Warren. Just last week (or so) you were flogging the idea of Jean Charest for leader – yet he lost his seat. Yes he had wins in the past but based on this Did-You-Win-Your-Seat (DYWYS) litmus test/criteria it seems to me that the only thing that matters was the last race you ran; did you win or lose. Charest lost so by your own standards he cannot and should not run for leader and we’d be idiots for supporting a proven “loser”, right?

  6. Meerschaum says:

    Hmmm. Harper didn’t have a seat when he became leader. Mulroney didn’t have a seat when he became leader

    But Martin, Dion and Iggy all did.

    Yeah, I could see why Liberals would want to limit their leadership contenders to insiders.

    It’s called a death wish.

  7. Tim Sullivan says:

    I say bring on all-comers. We need the money, a good race is good for all, and we may find that one gem we need to run the party and form a good government, one sadly lacking at the moment.

    The issue is not “are you elected”, but are you ELECTABLE? Loosing a seat is not a good sign of electability, especially when another party plays dirty tricks like the robo-calls and ballot-stuffing.

    What the measure of a good leaderhip contender is: can you raise the money? Do you have the broad base of support? Can you get elected? Can you get other Liberals elected?

    The thing is, about the likes of Coyne and Hall Findlay is, they are not particularly sucessful or accomplished. Hall Findlay has lost a leadership contest, her own seat, and has a big bill to yet pay. I have little knowledge of Coyne except the more tawdry stuff, but I think she’s run and lost. I’m sure she can defend her bone fides.

    We went with Iggie (we didn’t really go with him, he was more or less appointed) on the second go-around. That he could not beat Dion should have been a sign he was closer to the bottom of the barrel than the top.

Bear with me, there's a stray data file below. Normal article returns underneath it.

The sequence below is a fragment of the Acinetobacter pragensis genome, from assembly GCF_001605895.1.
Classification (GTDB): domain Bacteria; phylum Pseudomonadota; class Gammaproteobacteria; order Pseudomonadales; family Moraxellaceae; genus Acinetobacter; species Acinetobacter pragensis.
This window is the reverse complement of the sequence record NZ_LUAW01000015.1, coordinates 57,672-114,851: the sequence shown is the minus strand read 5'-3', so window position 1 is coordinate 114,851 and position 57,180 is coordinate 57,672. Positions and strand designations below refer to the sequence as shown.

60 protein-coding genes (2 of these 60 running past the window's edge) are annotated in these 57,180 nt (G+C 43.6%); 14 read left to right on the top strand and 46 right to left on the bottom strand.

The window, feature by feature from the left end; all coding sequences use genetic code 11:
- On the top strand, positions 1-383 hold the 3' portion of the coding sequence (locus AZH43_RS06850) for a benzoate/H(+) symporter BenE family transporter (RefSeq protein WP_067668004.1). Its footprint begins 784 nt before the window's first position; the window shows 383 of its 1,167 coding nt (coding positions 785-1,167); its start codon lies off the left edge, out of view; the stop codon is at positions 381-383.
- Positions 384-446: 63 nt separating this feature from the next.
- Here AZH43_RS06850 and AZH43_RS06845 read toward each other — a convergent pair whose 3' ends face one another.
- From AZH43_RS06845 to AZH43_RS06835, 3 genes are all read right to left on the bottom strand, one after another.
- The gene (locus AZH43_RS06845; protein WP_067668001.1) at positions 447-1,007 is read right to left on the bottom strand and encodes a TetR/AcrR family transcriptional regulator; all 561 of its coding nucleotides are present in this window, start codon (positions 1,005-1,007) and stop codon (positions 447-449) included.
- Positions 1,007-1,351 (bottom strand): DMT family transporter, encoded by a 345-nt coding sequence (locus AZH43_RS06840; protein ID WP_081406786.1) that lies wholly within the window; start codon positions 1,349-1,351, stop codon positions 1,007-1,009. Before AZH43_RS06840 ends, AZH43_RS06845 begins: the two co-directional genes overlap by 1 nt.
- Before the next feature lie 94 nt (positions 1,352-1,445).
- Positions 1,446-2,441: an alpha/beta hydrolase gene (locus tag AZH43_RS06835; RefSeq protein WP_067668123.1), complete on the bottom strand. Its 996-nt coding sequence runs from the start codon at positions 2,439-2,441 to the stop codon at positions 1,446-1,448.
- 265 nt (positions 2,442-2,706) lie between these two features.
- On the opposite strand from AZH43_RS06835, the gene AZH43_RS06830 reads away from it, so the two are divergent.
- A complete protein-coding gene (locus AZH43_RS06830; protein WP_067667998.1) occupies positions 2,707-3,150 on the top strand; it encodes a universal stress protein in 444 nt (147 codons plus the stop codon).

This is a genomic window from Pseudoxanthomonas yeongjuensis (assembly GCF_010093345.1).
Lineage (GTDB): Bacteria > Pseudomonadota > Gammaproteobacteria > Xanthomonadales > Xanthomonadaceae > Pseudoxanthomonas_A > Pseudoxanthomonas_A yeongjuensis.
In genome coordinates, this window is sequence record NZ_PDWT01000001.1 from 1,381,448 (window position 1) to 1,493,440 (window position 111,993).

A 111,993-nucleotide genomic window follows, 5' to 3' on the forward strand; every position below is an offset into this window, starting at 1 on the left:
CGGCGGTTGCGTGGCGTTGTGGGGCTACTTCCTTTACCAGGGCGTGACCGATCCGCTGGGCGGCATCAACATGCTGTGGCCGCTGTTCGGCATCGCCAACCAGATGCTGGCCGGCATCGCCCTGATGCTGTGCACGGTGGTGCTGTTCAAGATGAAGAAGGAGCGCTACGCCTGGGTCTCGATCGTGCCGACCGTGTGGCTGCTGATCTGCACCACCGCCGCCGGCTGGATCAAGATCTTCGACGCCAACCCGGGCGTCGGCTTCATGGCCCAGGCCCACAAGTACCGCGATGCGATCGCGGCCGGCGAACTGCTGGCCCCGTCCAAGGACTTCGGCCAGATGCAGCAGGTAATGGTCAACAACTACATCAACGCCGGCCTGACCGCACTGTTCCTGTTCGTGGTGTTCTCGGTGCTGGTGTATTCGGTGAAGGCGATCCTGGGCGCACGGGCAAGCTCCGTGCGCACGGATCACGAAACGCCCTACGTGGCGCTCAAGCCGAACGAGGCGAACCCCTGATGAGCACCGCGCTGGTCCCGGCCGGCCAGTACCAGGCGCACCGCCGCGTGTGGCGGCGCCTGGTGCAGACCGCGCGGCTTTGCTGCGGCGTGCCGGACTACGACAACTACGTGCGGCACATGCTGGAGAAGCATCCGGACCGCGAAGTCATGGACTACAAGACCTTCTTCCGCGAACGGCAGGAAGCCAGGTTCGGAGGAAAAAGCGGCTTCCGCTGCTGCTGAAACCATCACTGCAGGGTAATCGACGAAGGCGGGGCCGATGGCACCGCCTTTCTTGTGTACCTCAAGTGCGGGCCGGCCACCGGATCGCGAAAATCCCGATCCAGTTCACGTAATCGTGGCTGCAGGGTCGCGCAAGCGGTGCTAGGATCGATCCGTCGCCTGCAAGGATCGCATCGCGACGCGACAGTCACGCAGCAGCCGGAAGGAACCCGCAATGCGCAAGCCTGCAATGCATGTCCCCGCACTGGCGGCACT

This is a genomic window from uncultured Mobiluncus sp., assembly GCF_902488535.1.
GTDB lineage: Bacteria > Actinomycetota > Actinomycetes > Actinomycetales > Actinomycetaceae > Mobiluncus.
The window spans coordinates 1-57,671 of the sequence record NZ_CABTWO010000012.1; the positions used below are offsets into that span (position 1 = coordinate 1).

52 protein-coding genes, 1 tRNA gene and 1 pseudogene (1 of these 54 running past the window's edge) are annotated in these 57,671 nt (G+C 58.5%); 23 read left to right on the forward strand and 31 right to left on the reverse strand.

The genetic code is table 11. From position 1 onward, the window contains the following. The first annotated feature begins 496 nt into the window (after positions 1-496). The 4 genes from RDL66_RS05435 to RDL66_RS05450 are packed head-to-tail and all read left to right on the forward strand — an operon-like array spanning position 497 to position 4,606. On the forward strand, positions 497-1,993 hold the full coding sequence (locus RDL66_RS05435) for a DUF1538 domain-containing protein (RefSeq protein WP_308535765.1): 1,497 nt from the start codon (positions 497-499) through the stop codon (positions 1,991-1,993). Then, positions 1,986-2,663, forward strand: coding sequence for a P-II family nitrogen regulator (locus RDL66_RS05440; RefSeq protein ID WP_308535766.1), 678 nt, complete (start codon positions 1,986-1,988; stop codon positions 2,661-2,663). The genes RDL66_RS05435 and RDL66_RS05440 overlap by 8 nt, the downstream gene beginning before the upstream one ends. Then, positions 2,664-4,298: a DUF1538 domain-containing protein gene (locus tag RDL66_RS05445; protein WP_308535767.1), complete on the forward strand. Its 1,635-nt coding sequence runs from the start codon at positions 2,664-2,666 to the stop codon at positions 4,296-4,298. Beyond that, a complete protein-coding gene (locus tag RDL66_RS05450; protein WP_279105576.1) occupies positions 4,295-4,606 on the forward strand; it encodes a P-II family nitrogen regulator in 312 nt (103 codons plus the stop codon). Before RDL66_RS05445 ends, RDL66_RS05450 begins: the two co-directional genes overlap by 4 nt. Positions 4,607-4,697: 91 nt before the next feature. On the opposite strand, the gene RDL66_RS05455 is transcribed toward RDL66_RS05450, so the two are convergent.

Perhaps electoral success should not be the measure of success. Perhaps we should look to whom one has lost. Being beaten by a good, trusted, well-rounded candidate, one voted into office on the strenght of character and with a well-run, fairly fought campaign, should not decide on the losing candiate’s future in the Liberal Party forever. Churchill was not particularly sucessful. No, if you lose to a loser, a bad apple, someone who is a miscreant and maybe a bit crazy, well, we should consider electability under the circumstances.

    But I like now how the press has started its paper-selling strategy so soon. “Infighting” is not well defined, but to apply it to that article, well, the National Post sucks in any event.

  8. Bluegreenblogger says:

    Plenty of Bozo’s get elected to the Commons. It is hardly a decisive criteria for disqualifying leadership contenders. Let the fray commence, and yes, I am glad that we are not limited to the current caucus. Leadership contests do in fact draw in self promoters who have not (yet) built a public profile. Some of those self promoters will be viable candidates too I bet. Some of them will have good ideas, and will possibly come to be a credit to the Liberal party.
    If you don’t want a leader that is not in caucus then say so, and persuade others to your opinion. It is more than a little heavy handed to call for excluding candidates from consideration based on this not very useful criteria.